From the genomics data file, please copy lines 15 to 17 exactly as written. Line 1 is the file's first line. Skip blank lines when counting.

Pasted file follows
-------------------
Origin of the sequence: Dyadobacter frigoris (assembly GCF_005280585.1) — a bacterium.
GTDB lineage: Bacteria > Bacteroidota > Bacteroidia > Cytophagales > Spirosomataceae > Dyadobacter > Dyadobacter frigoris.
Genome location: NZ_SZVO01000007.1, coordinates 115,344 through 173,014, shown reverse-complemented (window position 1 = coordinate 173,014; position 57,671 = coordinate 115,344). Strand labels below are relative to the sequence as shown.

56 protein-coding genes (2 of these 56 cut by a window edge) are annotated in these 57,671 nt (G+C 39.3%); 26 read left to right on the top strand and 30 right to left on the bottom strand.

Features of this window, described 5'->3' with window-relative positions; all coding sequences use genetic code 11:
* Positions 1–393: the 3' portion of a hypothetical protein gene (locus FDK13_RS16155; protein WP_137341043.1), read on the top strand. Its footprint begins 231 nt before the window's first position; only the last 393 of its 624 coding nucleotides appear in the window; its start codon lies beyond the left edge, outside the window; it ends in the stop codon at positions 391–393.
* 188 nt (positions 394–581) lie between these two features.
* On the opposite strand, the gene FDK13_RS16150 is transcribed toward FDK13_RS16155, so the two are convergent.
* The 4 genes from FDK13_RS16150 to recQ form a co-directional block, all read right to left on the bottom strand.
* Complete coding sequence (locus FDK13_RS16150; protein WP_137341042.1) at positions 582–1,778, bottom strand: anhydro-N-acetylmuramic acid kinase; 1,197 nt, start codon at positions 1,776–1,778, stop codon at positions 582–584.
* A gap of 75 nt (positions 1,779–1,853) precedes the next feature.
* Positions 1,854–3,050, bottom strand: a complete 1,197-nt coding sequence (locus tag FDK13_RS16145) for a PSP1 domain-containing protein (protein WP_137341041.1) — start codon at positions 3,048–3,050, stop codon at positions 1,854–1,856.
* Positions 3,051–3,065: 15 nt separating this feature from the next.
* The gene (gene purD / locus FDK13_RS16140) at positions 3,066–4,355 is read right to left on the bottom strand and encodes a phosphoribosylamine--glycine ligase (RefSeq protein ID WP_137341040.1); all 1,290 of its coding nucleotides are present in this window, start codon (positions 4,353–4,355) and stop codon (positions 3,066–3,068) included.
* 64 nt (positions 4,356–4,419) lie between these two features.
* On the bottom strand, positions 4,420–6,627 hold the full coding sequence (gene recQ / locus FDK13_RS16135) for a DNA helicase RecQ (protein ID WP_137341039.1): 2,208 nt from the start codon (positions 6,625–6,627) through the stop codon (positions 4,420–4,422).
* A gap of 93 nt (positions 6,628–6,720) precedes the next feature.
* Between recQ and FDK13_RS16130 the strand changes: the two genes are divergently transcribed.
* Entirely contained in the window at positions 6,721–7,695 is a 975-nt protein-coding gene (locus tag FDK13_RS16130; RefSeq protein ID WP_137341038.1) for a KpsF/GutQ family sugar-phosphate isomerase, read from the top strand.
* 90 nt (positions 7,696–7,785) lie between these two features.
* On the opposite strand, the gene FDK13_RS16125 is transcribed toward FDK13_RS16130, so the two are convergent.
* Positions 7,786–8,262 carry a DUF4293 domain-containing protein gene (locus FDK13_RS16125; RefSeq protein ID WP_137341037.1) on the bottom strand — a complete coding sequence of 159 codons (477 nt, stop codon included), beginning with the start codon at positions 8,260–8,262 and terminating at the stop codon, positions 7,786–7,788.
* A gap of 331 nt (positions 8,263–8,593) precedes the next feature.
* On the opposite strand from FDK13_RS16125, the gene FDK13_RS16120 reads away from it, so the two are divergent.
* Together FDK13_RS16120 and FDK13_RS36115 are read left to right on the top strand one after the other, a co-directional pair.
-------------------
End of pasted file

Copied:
* 64 nt (positions 4,356–4,419) lie between these two features.
* On the bottom strand, positions 4,420–6,627 hold the full coding sequence (gene recQ / locus FDK13_RS16135) for a DNA helicase RecQ (protein ID WP_137341039.1): 2,208 nt from the start codon (positions 6,625–6,627) through the stop codon (positions 4,420–4,422).
* A gap of 93 nt (positions 6,628–6,720) precedes the next feature.